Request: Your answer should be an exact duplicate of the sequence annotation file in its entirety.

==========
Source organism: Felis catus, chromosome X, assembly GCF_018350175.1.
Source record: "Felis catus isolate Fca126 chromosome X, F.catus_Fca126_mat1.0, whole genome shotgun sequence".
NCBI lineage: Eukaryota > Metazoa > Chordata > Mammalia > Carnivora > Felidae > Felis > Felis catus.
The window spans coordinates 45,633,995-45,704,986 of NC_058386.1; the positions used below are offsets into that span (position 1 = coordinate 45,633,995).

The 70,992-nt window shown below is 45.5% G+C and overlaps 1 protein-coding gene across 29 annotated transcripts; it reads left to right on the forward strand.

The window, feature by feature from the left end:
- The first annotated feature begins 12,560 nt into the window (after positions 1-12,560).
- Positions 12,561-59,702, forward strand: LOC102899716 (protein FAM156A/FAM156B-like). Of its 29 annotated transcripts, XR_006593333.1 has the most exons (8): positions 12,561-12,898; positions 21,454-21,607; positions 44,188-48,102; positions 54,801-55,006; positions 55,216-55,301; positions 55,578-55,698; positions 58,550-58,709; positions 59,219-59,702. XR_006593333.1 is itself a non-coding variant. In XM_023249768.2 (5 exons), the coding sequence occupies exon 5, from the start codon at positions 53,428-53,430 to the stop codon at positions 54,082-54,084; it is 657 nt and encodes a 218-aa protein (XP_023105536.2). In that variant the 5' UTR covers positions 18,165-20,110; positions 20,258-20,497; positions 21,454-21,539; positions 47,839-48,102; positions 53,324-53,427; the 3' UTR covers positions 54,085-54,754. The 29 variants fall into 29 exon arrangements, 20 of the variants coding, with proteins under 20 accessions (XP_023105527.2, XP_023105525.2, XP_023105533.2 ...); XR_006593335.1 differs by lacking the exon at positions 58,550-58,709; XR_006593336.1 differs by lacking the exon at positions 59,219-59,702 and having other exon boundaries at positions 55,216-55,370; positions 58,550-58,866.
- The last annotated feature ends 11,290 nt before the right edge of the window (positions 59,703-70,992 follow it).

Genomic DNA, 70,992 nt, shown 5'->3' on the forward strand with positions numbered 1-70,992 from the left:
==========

Source organism: Felis catus, chromosome X, assembly GCF_018350175.1.
Source record: "Felis catus isolate Fca126 chromosome X, F.catus_Fca126_mat1.0, whole genome shotgun sequence".
NCBI lineage: Eukaryota > Metazoa > Chordata > Mammalia > Carnivora > Felidae > Felis > Felis catus.
The window spans coordinates 45,633,995-45,704,986 of NC_058386.1; the positions used below are offsets into that span (position 1 = coordinate 45,633,995).

The 70,992-nt window shown below is 45.5% G+C and overlaps 1 protein-coding gene across 29 annotated transcripts; it reads left to right on the forward strand.

The window, feature by feature from the left end:
- The first annotated feature begins 12,560 nt into the window (after positions 1-12,560).
- Positions 12,561-59,702, forward strand: LOC102899716 (protein FAM156A/FAM156B-like). Of its 29 annotated transcripts, XR_006593333.1 has the most exons (8): positions 12,561-12,898; positions 21,454-21,607; positions 44,188-48,102; positions 54,801-55,006; positions 55,216-55,301; positions 55,578-55,698; positions 58,550-58,709; positions 59,219-59,702. XR_006593333.1 is itself a non-coding variant. In XM_023249768.2 (5 exons), the coding sequence occupies exon 5, from the start codon at positions 53,428-53,430 to the stop codon at positions 54,082-54,084; it is 657 nt and encodes a 218-aa protein (XP_023105536.2). In that variant the 5' UTR covers positions 18,165-20,110; positions 20,258-20,497; positions 21,454-21,539; positions 47,839-48,102; positions 53,324-53,427; the 3' UTR covers positions 54,085-54,754. The 29 variants fall into 29 exon arrangements, 20 of the variants coding, with proteins under 20 accessions (XP_023105527.2, XP_023105525.2, XP_023105533.2 ...); XR_006593335.1 differs by lacking the exon at positions 58,550-58,709; XR_006593336.1 differs by lacking the exon at positions 59,219-59,702 and having other exon boundaries at positions 55,216-55,370; positions 58,550-58,866.
- The last annotated feature ends 11,290 nt before the right edge of the window (positions 59,703-70,992 follow it).

Genomic DNA, 70,992 nt, shown 5'->3' on the forward strand with positions numbered 1-70,992 from the left: